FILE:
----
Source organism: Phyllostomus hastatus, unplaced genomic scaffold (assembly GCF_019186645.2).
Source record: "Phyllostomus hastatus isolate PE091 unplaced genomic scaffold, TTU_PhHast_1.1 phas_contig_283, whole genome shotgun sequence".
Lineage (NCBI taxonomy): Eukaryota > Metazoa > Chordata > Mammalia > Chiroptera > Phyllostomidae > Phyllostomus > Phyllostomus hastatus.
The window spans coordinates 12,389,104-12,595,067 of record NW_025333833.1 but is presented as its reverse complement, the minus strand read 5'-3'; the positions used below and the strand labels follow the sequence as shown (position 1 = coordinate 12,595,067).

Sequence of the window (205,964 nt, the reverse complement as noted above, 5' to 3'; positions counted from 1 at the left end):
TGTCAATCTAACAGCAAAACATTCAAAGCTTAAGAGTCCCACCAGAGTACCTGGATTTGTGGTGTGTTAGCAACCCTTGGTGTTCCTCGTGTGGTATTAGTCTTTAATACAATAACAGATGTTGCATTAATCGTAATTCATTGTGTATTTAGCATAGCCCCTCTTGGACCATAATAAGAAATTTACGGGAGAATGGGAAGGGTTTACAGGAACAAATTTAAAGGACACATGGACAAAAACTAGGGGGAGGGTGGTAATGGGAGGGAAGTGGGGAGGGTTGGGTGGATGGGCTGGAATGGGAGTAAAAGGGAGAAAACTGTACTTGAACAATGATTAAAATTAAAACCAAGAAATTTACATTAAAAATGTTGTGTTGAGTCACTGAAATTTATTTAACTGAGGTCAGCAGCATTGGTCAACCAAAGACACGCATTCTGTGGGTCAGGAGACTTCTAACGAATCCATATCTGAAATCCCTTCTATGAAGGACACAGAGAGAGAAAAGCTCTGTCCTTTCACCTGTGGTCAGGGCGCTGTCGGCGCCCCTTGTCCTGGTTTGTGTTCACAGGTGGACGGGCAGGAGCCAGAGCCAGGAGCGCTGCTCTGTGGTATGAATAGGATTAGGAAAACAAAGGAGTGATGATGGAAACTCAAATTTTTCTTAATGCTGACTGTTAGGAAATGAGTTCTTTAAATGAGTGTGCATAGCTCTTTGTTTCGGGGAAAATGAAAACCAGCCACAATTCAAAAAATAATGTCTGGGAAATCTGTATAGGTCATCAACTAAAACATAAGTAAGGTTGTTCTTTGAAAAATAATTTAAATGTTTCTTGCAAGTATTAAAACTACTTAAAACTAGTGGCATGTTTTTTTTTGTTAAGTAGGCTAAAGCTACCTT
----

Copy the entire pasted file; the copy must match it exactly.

Source organism: Phyllostomus hastatus, unplaced genomic scaffold (assembly GCF_019186645.2).
Source record: "Phyllostomus hastatus isolate PE091 unplaced genomic scaffold, TTU_PhHast_1.1 phas_contig_283, whole genome shotgun sequence".
Lineage (NCBI taxonomy): Eukaryota > Metazoa > Chordata > Mammalia > Chiroptera > Phyllostomidae > Phyllostomus > Phyllostomus hastatus.
The window spans coordinates 12,389,104-12,595,067 of record NW_025333833.1 but is presented as its reverse complement, the minus strand read 5'-3'; the positions used below and the strand labels follow the sequence as shown (position 1 = coordinate 12,595,067).

Sequence of the window (205,964 nt, the reverse complement as noted above, 5' to 3'; positions counted from 1 at the left end):
TGTCAATCTAACAGCAAAACATTCAAAGCTTAAGAGTCCCACCAGAGTACCTGGATTTGTGGTGTGTTAGCAACCCTTGGTGTTCCTCGTGTGGTATTAGTCTTTAATACAATAACAGATGTTGCATTAATCGTAATTCATTGTGTATTTAGCATAGCCCCTCTTGGACCATAATAAGAAATTTACGGGAGAATGGGAAGGGTTTACAGGAACAAATTTAAAGGACACATGGACAAAAACTAGGGGGAGGGTGGTAATGGGAGGGAAGTGGGGAGGGTTGGGTGGATGGGCTGGAATGGGAGTAAAAGGGAGAAAACTGTACTTGAACAATGATTAAAATTAAAACCAAGAAATTTACATTAAAAATGTTGTGTTGAGTCACTGAAATTTATTTAACTGAGGTCAGCAGCATTGGTCAACCAAAGACACGCATTCTGTGGGTCAGGAGACTTCTAACGAATCCATATCTGAAATCCCTTCTATGAAGGACACAGAGAGAGAAAAGCTCTGTCCTTTCACCTGTGGTCAGGGCGCTGTCGGCGCCCCTTGTCCTGGTTTGTGTTCACAGGTGGACGGGCAGGAGCCAGAGCCAGGAGCGCTGCTCTGTGGTATGAATAGGATTAGGAAAACAAAGGAGTGATGATGGAAACTCAAATTTTTCTTAATGCTGACTGTTAGGAAATGAGTTCTTTAAATGAGTGTGCATAGCTCTTTGTTTCGGGGAAAATGAAAACCAGCCACAATTCAAAAAATAATGTCTGGGAAATCTGTATAGGTCATCAACTAAAACATAAGTAAGGTTGTTCTTTGAAAAATAATTTAAATGTTTCTTGCAAGTATTAAAACTACTTAAAACTAGTGGCATGTTTTTTTTTGTTAAGTAGGCTAAAGCTACCTT